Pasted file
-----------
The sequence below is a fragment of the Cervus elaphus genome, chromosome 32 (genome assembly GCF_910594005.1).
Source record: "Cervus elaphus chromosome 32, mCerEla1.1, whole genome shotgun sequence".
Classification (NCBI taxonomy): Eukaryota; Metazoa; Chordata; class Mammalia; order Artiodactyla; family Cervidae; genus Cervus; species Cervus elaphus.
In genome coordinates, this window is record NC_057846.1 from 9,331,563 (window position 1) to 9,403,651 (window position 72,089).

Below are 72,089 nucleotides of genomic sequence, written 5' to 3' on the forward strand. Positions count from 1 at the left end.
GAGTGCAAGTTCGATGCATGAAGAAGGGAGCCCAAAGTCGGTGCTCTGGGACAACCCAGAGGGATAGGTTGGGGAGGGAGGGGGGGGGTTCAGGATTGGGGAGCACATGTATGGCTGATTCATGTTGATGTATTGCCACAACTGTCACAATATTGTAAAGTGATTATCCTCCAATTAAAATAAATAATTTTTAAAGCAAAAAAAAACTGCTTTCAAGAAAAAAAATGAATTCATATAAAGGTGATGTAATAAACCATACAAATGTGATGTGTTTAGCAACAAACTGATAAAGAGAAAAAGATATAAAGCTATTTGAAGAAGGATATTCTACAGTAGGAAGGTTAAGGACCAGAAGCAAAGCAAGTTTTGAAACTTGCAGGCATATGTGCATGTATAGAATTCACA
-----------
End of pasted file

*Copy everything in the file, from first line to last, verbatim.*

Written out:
The sequence below is a fragment of the Cervus elaphus genome, chromosome 32 (genome assembly GCF_910594005.1).
Source record: "Cervus elaphus chromosome 32, mCerEla1.1, whole genome shotgun sequence".
Classification (NCBI taxonomy): Eukaryota; Metazoa; Chordata; class Mammalia; order Artiodactyla; family Cervidae; genus Cervus; species Cervus elaphus.
In genome coordinates, this window is record NC_057846.1 from 9,331,563 (window position 1) to 9,403,651 (window position 72,089).

Below are 72,089 nucleotides of genomic sequence, written 5' to 3' on the forward strand. Positions count from 1 at the left end.
GAGTGCAAGTTCGATGCATGAAGAAGGGAGCCCAAAGTCGGTGCTCTGGGACAACCCAGAGGGATAGGTTGGGGAGGGAGGGGGGGGGTTCAGGATTGGGGAGCACATGTATGGCTGATTCATGTTGATGTATTGCCACAACTGTCACAATATTGTAAAGTGATTATCCTCCAATTAAAATAAATAATTTTTAAAGCAAAAAAAAACTGCTTTCAAGAAAAAAAATGAATTCATATAAAGGTGATGTAATAAACCATACAAATGTGATGTGTTTAGCAACAAACTGATAAAGAGAAAAAGATATAAAGCTATTTGAAGAAGGATATTCTACAGTAGGAAGGTTAAGGACCAGAAGCAAAGCAAGTTTTGAAACTTGCAGGCATATGTGCATGTATAGAATTCACA